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Maths At Home

Maths in Early Years – How to Support Children at Home

Play is an activity that is used by children to make sense of the world; you will observe them playing and practicing favourite games and activities over and over again in order to explore, investigate and recreate. This is why it is important to ensure that maths is experienced through play as much as possible.

For many, maths in adulthood can cause sweaty palms and often results in reaching for a calculator. However, simple maths can support children and babies in their early years, it’s multi-sensory and is everywhere. It can happen through music, movement and mark making, both indoors and outdoors. In fact most areas of a child’s everyday play and experiences can incorporate maths, such as shopping, baking, climbing the stairs or setting the table at meal times. It happens through music, songs and rhymes, stories and can be seen out and about in the environment through traffic signs, house numbers, buildings etc. Maths is not just about counting, it also includes shape, patterns, sequencing, size, weight, estimating, and solving problems.


The importance of counting is a child’s first experience of number and maths; it supports children in learning to count and understand the number system and its value, which they will need throughout their lives. Children should practice counting every day both at home and in nursery and learn the value of numbers. Children also need to know that numbers can be represented in words (i.e. one, two, three) and in pattern (e.g. dominoes). It is crucial that we as adults support children’s interest in numbers and promote their learning in a positive environment.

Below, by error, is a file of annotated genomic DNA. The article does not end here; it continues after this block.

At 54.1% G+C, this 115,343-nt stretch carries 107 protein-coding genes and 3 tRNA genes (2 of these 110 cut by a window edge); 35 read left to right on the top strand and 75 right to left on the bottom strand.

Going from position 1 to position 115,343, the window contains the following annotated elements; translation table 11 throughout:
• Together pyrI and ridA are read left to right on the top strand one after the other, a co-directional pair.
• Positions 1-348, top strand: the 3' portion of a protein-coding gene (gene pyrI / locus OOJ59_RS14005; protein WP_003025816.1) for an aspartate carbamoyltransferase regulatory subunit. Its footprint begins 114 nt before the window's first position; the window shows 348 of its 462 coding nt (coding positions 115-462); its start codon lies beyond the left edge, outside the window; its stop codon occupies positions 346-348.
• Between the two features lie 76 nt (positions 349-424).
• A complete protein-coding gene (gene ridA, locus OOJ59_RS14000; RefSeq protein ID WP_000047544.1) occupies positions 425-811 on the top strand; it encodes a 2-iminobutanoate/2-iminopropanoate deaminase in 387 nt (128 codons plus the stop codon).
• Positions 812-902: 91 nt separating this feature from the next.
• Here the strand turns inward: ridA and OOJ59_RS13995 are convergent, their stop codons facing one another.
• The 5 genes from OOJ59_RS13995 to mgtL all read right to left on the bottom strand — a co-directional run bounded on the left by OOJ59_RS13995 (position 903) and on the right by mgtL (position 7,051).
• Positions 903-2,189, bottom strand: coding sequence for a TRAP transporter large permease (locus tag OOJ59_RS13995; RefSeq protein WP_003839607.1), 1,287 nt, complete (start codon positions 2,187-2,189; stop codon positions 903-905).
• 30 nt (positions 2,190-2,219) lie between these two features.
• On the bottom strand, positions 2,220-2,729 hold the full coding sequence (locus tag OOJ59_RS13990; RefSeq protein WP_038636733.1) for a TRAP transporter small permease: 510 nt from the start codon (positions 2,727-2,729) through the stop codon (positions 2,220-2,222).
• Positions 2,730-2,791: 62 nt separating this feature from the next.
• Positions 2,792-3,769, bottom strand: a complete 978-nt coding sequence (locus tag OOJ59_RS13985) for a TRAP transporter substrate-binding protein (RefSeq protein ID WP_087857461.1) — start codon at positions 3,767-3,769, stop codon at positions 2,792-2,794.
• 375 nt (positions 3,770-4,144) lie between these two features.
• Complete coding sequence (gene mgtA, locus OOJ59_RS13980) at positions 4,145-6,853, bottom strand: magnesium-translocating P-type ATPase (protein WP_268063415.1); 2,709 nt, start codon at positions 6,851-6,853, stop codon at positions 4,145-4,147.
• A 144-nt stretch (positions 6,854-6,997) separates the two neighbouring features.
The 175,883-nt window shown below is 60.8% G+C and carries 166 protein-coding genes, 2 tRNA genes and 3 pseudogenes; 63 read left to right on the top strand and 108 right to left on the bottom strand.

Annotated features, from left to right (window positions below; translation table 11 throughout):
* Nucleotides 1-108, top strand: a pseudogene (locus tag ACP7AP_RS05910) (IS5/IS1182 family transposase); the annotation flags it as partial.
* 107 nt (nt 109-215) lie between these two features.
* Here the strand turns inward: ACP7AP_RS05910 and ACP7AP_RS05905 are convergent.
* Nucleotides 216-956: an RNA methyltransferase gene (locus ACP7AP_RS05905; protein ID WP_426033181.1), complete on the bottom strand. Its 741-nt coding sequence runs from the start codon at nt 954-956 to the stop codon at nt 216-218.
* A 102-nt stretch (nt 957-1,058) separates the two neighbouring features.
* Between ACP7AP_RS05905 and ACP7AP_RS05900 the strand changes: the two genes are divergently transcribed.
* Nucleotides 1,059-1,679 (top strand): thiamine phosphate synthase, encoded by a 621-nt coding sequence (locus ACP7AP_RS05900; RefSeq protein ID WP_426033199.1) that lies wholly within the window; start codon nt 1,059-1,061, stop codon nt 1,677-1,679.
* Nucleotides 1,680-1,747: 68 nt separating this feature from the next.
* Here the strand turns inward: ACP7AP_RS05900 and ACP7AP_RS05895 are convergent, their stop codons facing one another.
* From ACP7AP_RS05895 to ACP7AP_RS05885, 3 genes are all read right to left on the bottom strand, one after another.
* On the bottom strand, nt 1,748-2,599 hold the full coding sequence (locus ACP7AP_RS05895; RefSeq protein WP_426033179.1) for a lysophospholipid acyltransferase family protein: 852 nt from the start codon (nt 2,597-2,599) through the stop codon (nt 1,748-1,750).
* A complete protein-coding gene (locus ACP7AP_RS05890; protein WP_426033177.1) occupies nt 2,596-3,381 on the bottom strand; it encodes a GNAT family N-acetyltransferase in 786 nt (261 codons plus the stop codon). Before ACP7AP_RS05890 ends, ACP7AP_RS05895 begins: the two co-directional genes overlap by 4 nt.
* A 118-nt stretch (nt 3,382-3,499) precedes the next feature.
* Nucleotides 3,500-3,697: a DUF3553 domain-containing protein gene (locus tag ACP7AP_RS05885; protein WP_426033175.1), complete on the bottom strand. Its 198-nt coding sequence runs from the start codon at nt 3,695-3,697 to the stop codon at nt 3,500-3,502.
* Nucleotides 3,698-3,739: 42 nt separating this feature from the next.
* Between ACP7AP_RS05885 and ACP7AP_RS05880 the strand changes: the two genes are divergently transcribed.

Activities to support children in maths

Supporting children in maths can start at an early age, with introduction of songs and rhymes, including numbers that count forwards, “1, 2, 3, 4, 5, once I caught a fish alive.” And songs that count backwards, “Five currant buns, or five speckled frogs.” This supports children in not only naming numbers but also learning the patterns of numbers. You can also count in twos, e.g. “the animals went in two by two” or “two little dickie birds.”

Toys can also support children’s learning of maths, using blocks to build towers or counting them in a line. Parents can also use a child’s interest to count, e.g. if your child enjoys playing with animals or cars, they can be lined up and counted in sequence. Children are able to use memory and reconciliation to understand order and patterns that can be created by counting.

Numbers and maths don’t just appear in children’s play; maths games can be played when spending time with your child in different environments. When shopping, for example, with your child, ask if they can see any shapes around them, like an apple in the shape of a circle or a box of tea bags in the shape of a square. Pick out two products and ask your child which weighs more or less and to identify numbers around them, e.g. prices or aisle numbers.